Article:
There is a must-read editorial in today’s Wall Street Journal for anyone who wishes to understand the political calculation that is driving attitudes about the war in Iraq. It is very clear now that Senate majority leader Harry Reid and others have concluded that they will reap a partisan advantage if the U. S. war in Iraq fails. On April 12, Senator Reid said this:
“We’re going to pick up Senate seats as a result of this war. Senator Schumer has shown me numbers that are compelling and astounding.”
In other words, Reid and Schumer have calculated that if our troops are defeated in Iraq, then the Democrats will win elections at home. If our troops succeed in Iraq, then the Republicans will make gains at home. Whatever happened to politics stopping at the water’s edge? How did we come to the point in this country that a major political party would bet its fortunes on America’s losing a war?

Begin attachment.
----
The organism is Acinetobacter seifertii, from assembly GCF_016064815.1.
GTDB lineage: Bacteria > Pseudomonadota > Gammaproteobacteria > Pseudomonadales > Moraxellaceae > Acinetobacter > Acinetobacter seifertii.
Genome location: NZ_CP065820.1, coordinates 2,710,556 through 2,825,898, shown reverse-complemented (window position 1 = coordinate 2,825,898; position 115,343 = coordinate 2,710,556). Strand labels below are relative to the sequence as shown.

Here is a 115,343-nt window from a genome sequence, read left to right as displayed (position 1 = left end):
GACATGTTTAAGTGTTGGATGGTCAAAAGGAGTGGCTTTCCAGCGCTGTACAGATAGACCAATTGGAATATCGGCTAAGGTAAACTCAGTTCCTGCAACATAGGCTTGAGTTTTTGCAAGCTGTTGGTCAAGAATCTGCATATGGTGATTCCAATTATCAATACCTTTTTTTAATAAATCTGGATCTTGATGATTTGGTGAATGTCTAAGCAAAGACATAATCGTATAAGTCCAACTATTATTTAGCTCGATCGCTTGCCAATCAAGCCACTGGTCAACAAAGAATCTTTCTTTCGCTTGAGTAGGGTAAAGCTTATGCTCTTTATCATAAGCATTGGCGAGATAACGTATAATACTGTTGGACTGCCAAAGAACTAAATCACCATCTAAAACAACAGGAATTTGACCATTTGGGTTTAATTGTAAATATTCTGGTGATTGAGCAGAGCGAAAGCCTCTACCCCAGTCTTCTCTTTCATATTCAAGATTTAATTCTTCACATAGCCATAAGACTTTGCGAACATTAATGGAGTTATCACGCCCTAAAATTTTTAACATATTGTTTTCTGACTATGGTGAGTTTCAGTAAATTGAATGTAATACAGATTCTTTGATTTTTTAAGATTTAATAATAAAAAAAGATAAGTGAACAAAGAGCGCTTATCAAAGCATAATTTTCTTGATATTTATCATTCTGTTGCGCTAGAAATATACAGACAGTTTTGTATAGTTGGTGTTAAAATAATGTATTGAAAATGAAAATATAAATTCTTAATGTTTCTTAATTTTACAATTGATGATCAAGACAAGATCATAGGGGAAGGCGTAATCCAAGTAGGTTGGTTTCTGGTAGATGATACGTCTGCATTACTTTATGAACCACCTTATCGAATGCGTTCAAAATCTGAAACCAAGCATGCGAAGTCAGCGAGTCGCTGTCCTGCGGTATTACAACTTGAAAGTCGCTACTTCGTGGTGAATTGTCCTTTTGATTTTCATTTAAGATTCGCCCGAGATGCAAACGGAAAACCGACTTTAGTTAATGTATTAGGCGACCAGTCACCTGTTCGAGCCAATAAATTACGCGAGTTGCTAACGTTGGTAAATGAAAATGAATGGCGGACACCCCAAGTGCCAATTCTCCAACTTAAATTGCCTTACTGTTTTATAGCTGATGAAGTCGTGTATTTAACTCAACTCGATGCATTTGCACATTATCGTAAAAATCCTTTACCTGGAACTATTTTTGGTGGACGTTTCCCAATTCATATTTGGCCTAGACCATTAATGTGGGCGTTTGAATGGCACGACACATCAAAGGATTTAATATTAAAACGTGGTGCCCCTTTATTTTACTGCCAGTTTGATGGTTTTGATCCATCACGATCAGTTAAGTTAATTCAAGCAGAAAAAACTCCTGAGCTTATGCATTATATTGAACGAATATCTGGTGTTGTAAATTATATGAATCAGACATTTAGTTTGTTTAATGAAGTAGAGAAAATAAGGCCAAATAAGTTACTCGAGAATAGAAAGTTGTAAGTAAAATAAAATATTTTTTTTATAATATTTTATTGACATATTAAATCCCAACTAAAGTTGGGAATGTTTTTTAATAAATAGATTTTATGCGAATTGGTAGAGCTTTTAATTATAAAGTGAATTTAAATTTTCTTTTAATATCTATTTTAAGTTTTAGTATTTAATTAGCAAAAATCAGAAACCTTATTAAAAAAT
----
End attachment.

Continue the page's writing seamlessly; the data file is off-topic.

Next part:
This is precisely what happens when partisan politics are allowed to determine decisions about national security. The Vice President is right:
“Maybe [Reed’s stance is] a political calculation. Some Democratic leaders seem to believe that blind opposition to the new strategy in Iraq is good politics. Senator Reid himself has said that the war in Iraq will bring his party more seats in the next election. It is cynical to declare that the war is lost because you believe it gives you political advantage. Leaders should make decisions based on the security interests of our country, not on the interests of their political party.”